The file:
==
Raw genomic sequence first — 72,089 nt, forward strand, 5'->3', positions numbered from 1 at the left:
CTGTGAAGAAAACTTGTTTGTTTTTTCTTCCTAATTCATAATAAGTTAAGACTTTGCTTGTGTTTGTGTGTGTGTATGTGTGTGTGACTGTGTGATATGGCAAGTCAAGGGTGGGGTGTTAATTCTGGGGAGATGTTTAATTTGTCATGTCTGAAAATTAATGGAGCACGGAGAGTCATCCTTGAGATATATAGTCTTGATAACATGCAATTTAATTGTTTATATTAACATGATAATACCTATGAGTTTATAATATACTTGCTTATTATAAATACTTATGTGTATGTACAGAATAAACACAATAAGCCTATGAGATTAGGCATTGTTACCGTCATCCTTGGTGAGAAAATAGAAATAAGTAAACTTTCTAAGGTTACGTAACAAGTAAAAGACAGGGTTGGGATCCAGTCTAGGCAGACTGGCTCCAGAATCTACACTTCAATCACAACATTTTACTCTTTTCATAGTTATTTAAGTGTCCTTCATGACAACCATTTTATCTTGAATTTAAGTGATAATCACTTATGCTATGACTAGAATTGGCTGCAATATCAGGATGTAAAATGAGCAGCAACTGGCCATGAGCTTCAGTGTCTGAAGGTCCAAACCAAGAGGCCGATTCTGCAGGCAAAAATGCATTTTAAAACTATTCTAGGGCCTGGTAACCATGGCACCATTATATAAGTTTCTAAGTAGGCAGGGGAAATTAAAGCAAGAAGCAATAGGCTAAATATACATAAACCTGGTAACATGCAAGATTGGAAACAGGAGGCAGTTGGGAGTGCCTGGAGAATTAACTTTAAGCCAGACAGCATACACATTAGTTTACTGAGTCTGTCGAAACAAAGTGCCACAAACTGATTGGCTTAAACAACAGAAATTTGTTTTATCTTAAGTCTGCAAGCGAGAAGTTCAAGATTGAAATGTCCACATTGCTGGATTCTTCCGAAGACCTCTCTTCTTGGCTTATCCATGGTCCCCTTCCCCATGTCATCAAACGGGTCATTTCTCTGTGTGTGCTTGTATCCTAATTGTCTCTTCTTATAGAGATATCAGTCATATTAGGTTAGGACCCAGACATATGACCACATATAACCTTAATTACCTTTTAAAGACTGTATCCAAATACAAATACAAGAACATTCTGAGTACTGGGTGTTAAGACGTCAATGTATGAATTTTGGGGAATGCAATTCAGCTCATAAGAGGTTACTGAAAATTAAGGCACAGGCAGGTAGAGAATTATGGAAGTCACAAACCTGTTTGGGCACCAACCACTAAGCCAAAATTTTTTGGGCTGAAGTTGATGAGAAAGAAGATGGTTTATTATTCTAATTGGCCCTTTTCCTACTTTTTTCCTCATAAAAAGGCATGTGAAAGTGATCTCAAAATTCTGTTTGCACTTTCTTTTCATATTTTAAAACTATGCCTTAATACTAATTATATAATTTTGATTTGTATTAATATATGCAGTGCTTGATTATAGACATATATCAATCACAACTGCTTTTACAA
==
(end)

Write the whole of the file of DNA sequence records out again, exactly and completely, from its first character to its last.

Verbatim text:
Raw genomic sequence first — 72,089 nt, forward strand, 5'->3', positions numbered from 1 at the left:
CTGTGAAGAAAACTTGTTTGTTTTTTCTTCCTAATTCATAATAAGTTAAGACTTTGCTTGTGTTTGTGTGTGTGTATGTGTGTGTGACTGTGTGATATGGCAAGTCAAGGGTGGGGTGTTAATTCTGGGGAGATGTTTAATTTGTCATGTCTGAAAATTAATGGAGCACGGAGAGTCATCCTTGAGATATATAGTCTTGATAACATGCAATTTAATTGTTTATATTAACATGATAATACCTATGAGTTTATAATATACTTGCTTATTATAAATACTTATGTGTATGTACAGAATAAACACAATAAGCCTATGAGATTAGGCATTGTTACCGTCATCCTTGGTGAGAAAATAGAAATAAGTAAACTTTCTAAGGTTACGTAACAAGTAAAAGACAGGGTTGGGATCCAGTCTAGGCAGACTGGCTCCAGAATCTACACTTCAATCACAACATTTTACTCTTTTCATAGTTATTTAAGTGTCCTTCATGACAACCATTTTATCTTGAATTTAAGTGATAATCACTTATGCTATGACTAGAATTGGCTGCAATATCAGGATGTAAAATGAGCAGCAACTGGCCATGAGCTTCAGTGTCTGAAGGTCCAAACCAAGAGGCCGATTCTGCAGGCAAAAATGCATTTTAAAACTATTCTAGGGCCTGGTAACCATGGCACCATTATATAAGTTTCTAAGTAGGCAGGGGAAATTAAAGCAAGAAGCAATAGGCTAAATATACATAAACCTGGTAACATGCAAGATTGGAAACAGGAGGCAGTTGGGAGTGCCTGGAGAATTAACTTTAAGCCAGACAGCATACACATTAGTTTACTGAGTCTGTCGAAACAAAGTGCCACAAACTGATTGGCTTAAACAACAGAAATTTGTTTTATCTTAAGTCTGCAAGCGAGAAGTTCAAGATTGAAATGTCCACATTGCTGGATTCTTCCGAAGACCTCTCTTCTTGGCTTATCCATGGTCCCCTTCCCCATGTCATCAAACGGGTCATTTCTCTGTGTGTGCTTGTATCCTAATTGTCTCTTCTTATAGAGATATCAGTCATATTAGGTTAGGACCCAGACATATGACCACATATAACCTTAATTACCTTTTAAAGACTGTATCCAAATACAAATACAAGAACATTCTGAGTACTGGGTGTTAAGACGTCAATGTATGAATTTTGGGGAATGCAATTCAGCTCATAAGAGGTTACTGAAAATTAAGGCACAGGCAGGTAGAGAATTATGGAAGTCACAAACCTGTTTGGGCACCAACCACTAAGCCAAAATTTTTTGGGCTGAAGTTGATGAGAAAGAAGATGGTTTATTATTCTAATTGGCCCTTTTCCTACTTTTTTCCTCATAAAAAGGCATGTGAAAGTGATCTCAAAATTCTGTTTGCACTTTCTTTTCATATTTTAAAACTATGCCTTAATACTAATTATATAATTTTGATTTGTATTAATATATGCAGTGCTTGATTATAGACATATATCAATCACAACTGCTTTTACAA